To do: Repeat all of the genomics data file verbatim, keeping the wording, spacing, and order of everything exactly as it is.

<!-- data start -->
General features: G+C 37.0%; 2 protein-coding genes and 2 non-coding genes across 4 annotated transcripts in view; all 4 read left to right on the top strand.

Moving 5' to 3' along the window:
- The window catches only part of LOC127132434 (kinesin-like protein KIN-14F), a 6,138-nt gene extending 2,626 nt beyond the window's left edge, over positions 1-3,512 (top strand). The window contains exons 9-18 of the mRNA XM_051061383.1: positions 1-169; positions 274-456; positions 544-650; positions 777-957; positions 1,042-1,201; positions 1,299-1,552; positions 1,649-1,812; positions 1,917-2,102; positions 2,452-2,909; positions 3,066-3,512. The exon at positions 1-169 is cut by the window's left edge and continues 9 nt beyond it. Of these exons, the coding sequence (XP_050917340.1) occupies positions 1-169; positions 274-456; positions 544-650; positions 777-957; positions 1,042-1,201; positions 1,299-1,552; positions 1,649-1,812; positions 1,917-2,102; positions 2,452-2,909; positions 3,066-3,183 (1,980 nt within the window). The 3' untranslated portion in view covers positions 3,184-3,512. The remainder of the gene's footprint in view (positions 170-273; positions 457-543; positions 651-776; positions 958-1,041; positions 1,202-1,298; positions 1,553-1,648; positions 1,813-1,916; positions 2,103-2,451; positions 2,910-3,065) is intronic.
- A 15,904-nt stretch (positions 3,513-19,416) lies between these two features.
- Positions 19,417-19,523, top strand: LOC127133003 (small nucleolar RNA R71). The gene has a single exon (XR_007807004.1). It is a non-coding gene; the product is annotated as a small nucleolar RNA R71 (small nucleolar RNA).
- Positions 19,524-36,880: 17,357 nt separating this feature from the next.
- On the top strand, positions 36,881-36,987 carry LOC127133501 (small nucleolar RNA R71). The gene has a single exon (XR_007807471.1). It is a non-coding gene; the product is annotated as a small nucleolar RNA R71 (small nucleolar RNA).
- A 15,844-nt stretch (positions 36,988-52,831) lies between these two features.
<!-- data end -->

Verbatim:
General features: G+C 37.0%; 2 protein-coding genes and 2 non-coding genes across 4 annotated transcripts in view; all 4 read left to right on the top strand.

Moving 5' to 3' along the window:
- The window catches only part of LOC127132434 (kinesin-like protein KIN-14F), a 6,138-nt gene extending 2,626 nt beyond the window's left edge, over positions 1-3,512 (top strand). The window contains exons 9-18 of the mRNA XM_051061383.1: positions 1-169; positions 274-456; positions 544-650; positions 777-957; positions 1,042-1,201; positions 1,299-1,552; positions 1,649-1,812; positions 1,917-2,102; positions 2,452-2,909; positions 3,066-3,512. The exon at positions 1-169 is cut by the window's left edge and continues 9 nt beyond it. Of these exons, the coding sequence (XP_050917340.1) occupies positions 1-169; positions 274-456; positions 544-650; positions 777-957; positions 1,042-1,201; positions 1,299-1,552; positions 1,649-1,812; positions 1,917-2,102; positions 2,452-2,909; positions 3,066-3,183 (1,980 nt within the window). The 3' untranslated portion in view covers positions 3,184-3,512. The remainder of the gene's footprint in view (positions 170-273; positions 457-543; positions 651-776; positions 958-1,041; positions 1,202-1,298; positions 1,553-1,648; positions 1,813-1,916; positions 2,103-2,451; positions 2,910-3,065) is intronic.
- A 15,904-nt stretch (positions 3,513-19,416) lies between these two features.
- Positions 19,417-19,523, top strand: LOC127133003 (small nucleolar RNA R71). The gene has a single exon (XR_007807004.1). It is a non-coding gene; the product is annotated as a small nucleolar RNA R71 (small nucleolar RNA).
- Positions 19,524-36,880: 17,357 nt separating this feature from the next.
- On the top strand, positions 36,881-36,987 carry LOC127133501 (small nucleolar RNA R71). The gene has a single exon (XR_007807471.1). It is a non-coding gene; the product is annotated as a small nucleolar RNA R71 (small nucleolar RNA).
- A 15,844-nt stretch (positions 36,988-52,831) lies between these two features.